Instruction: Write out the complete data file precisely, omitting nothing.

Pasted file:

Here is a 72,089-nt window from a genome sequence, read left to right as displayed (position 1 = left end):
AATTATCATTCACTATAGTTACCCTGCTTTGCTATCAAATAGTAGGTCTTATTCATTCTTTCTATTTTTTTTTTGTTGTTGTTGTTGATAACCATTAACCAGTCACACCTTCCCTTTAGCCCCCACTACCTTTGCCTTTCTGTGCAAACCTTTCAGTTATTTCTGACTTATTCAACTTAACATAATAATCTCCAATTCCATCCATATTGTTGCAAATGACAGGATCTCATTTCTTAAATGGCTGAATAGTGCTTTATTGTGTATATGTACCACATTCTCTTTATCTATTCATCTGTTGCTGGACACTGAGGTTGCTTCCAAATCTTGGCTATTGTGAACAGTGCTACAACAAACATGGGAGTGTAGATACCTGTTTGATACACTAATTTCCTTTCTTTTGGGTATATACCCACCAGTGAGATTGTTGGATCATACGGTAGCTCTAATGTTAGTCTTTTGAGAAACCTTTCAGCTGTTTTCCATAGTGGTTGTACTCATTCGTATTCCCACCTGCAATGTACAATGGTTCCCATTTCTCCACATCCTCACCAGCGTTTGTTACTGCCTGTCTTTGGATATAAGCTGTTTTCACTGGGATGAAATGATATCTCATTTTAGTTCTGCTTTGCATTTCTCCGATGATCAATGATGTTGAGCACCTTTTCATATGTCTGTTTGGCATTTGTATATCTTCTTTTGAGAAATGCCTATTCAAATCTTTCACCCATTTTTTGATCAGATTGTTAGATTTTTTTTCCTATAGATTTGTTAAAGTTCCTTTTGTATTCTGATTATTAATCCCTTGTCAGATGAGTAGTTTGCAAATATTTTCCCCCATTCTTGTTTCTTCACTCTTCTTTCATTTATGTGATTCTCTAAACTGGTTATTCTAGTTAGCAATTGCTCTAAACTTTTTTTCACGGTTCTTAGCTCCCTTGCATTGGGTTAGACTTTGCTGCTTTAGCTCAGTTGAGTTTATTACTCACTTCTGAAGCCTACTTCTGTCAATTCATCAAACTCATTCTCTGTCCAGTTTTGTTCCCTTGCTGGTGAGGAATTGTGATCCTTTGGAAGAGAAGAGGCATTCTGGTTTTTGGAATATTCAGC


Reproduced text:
Here is a 72,089-nt window from a genome sequence, read left to right as displayed (position 1 = left end):
AATTATCATTCACTATAGTTACCCTGCTTTGCTATCAAATAGTAGGTCTTATTCATTCTTTCTATTTTTTTTTTGTTGTTGTTGTTGATAACCATTAACCAGTCACACCTTCCCTTTAGCCCCCACTACCTTTGCCTTTCTGTGCAAACCTTTCAGTTATTTCTGACTTATTCAACTTAACATAATAATCTCCAATTCCATCCATATTGTTGCAAATGACAGGATCTCATTTCTTAAATGGCTGAATAGTGCTTTATTGTGTATATGTACCACATTCTCTTTATCTATTCATCTGTTGCTGGACACTGAGGTTGCTTCCAAATCTTGGCTATTGTGAACAGTGCTACAACAAACATGGGAGTGTAGATACCTGTTTGATACACTAATTTCCTTTCTTTTGGGTATATACCCACCAGTGAGATTGTTGGATCATACGGTAGCTCTAATGTTAGTCTTTTGAGAAACCTTTCAGCTGTTTTCCATAGTGGTTGTACTCATTCGTATTCCCACCTGCAATGTACAATGGTTCCCATTTCTCCACATCCTCACCAGCGTTTGTTACTGCCTGTCTTTGGATATAAGCTGTTTTCACTGGGATGAAATGATATCTCATTTTAGTTCTGCTTTGCATTTCTCCGATGATCAATGATGTTGAGCACCTTTTCATATGTCTGTTTGGCATTTGTATATCTTCTTTTGAGAAATGCCTATTCAAATCTTTCACCCATTTTTTGATCAGATTGTTAGATTTTTTTTCCTATAGATTTGTTAAAGTTCCTTTTGTATTCTGATTATTAATCCCTTGTCAGATGAGTAGTTTGCAAATATTTTCCCCCATTCTTGTTTCTTCACTCTTCTTTCATTTATGTGATTCTCTAAACTGGTTATTCTAGTTAGCAATTGCTCTAAACTTTTTTTCACGGTTCTTAGCTCCCTTGCATTGGGTTAGACTTTGCTGCTTTAGCTCAGTTGAGTTTATTACTCACTTCTGAAGCCTACTTCTGTCAATTCATCAAACTCATTCTCTGTCCAGTTTTGTTCCCTTGCTGGTGAGGAATTGTGATCCTTTGGAAGAGAAGAGGCATTCTGGTTTTTGGAATATTCAGC